Argentine Cardinal Jorge Mario Bergoglio was the only candidate for the papacy that Deacon Alejandro D. Manunta knew anything about.

Manunta, also a native of Argentina, remembered Bergoglio emerging as a strong contender in the 2005 conclave, where he finished second in the vote that elected Cardinal Joseph Ratzinger as Pope Benedict XVI.

Bergoglio apparently remained a favorite among his fellow cardinals, who chose him Wednesday after just five ballots to succeed Benedict.

And Manunta, who now lives in Amherst, couldn’t have been happier about the selection.

“We have been wanting this for a long time, to be able to see a pope coming from a place other than Europe,” Manunta said. “This is sending a beautiful message to the church and to the world. The message is, we need to start seeing more universality. That is what ‘catholic’ means.”

Bergoglio, 76, is now Pope Francis, the first Latin American and first Jesuit priest to lead the worldwide church and its 1.2 billion members.

His election resonated with Hispanics well beyond his home country.

“Oh, my goodness. It’s a big blessing – not only for Argentina, but for the whole world and for all Hispanic people,” said Irma Muniz, of Buffalo, who was shocked when she saw a Latin American man walk onto the external loggia of St. Peter’s Basilica in papal vestments.

Muniz, a native of Puerto Rico, was among dozens of Hispanic members of Holy Cross Church who were in a celebratory mood Wednesday inside the church hall, where more than 100 parishioners from three West Side parishes gathered for a Lenten supper and service.

Milagros Ramos, who also hails from Puerto Rico, said she nearly jumped out of her shoes upon hearing that an Argentine cardinal had been elected pope.

“It’s history-making. It’s huge,” said Ramos, director of the office of cultural diversity for the Catholic Diocese of Buffalo. “I knew that he had gotten a lot of votes the last time, but I didn’t think this time [he was in the running] because of his age.”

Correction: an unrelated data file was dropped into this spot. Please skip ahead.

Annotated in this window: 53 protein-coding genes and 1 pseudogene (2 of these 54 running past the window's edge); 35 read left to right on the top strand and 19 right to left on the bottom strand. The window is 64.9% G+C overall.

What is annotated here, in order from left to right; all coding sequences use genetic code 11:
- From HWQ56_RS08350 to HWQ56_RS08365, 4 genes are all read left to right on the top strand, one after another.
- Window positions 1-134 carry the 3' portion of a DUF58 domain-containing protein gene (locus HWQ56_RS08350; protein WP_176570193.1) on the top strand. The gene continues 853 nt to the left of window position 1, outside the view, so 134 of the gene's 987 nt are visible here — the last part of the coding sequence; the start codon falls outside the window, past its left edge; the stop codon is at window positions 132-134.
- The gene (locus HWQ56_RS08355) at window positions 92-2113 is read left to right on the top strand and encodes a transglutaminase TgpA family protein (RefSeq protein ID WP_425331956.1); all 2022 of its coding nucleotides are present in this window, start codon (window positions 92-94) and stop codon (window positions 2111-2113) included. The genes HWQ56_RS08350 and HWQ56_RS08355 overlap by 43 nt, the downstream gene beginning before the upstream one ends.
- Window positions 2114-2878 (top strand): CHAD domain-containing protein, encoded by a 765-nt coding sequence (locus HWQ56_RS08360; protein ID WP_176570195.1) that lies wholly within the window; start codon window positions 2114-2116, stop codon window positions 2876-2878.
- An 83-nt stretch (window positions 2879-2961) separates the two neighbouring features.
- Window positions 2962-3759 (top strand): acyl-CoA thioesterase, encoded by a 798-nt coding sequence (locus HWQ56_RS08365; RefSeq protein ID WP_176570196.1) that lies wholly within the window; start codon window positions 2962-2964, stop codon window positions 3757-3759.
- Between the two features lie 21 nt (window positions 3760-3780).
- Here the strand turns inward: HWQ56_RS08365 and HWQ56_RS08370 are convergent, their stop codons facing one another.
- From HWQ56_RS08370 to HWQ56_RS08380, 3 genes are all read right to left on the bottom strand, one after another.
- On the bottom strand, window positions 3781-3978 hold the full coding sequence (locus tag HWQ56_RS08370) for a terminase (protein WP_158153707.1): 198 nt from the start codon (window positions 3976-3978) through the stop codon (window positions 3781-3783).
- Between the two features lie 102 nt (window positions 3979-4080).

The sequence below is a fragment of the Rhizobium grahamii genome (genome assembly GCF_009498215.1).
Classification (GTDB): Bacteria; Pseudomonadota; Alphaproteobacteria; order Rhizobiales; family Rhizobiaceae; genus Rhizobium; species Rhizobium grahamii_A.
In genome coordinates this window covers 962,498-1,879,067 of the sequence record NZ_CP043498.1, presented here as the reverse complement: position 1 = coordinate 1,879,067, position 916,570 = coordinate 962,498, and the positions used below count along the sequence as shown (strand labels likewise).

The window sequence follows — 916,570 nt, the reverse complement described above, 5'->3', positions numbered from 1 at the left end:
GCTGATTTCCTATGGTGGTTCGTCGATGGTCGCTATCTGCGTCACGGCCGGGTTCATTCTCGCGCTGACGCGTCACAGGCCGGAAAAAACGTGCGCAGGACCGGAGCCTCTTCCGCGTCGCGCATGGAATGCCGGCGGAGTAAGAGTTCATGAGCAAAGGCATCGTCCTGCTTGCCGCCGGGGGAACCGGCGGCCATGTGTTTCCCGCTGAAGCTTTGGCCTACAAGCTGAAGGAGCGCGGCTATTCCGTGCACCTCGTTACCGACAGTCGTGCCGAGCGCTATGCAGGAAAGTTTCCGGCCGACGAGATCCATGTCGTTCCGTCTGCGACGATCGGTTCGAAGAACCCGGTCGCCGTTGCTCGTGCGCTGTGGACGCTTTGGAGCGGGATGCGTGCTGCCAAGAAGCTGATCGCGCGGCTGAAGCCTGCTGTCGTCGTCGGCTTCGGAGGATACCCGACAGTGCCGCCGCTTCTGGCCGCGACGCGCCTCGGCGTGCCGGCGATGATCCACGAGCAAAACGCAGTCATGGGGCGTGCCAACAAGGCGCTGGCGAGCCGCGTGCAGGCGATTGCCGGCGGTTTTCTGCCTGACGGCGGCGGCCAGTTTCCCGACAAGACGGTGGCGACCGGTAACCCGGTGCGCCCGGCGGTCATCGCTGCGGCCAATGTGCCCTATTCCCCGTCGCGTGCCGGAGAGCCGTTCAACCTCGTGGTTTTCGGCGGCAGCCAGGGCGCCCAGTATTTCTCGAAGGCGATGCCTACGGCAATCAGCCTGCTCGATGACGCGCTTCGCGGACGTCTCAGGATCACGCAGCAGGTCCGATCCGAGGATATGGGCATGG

Ramos predicted that Hispanics – the fastest-growing segment of American Catholics – will be very excited about having a pope who shares their language and cultural roots. “It’s a feeling that we’re finally – I don’t want to say welcomed, but, I feel, more a part of it,” she said. “I can’t explain it. It’s new. It’s fresh.”

Local Jesuits also were basking in the papal glow.

“I would say there haven’t been many bigger surprises for me,” said the Rev. Ronald W. Sams, pastor of St. Michael Church and superior of a group of eight Jesuit priests who live together near the downtown church. “He sounds like a very pastoral, good man. He’s one of our family. We’re very happy with the choice.”

The Jesuits also operate two venerable local institutions, Canisius High School and Canisius College. “The fact he is a Jesuit makes it a little more exciting,” said Kenmore resident and Canisius College alumna Meghan Burke, who is currently doing graduate studies at Catholic University.

Burke has long appreciated the Jesuit order’s intense focus on education and service. “It emphasizes an aspect of Catholicism that I think is quite admirable,” she said.

More than 76 percent of Argentina’s population is Catholic – about 31 million people, making it the 11th-largest Roman Catholic population in the world.

Manunta, who visited the country just last month, said the Catholic faith remains vibrant there.

“People are very devout,” he said. “You climb into a cab, and the cabdriver has images of the saints across the dashboard.”

There are statues of Mary in public squares, and street names often feature the names of Catholic saints, he said.

“It’s very difficult for a person to be in a place like Argentina and not be in contact with the faith in some way,” he said.

Manunta hopes the church can export some of that fervor to other parts of the world where Catholicism needs a boost.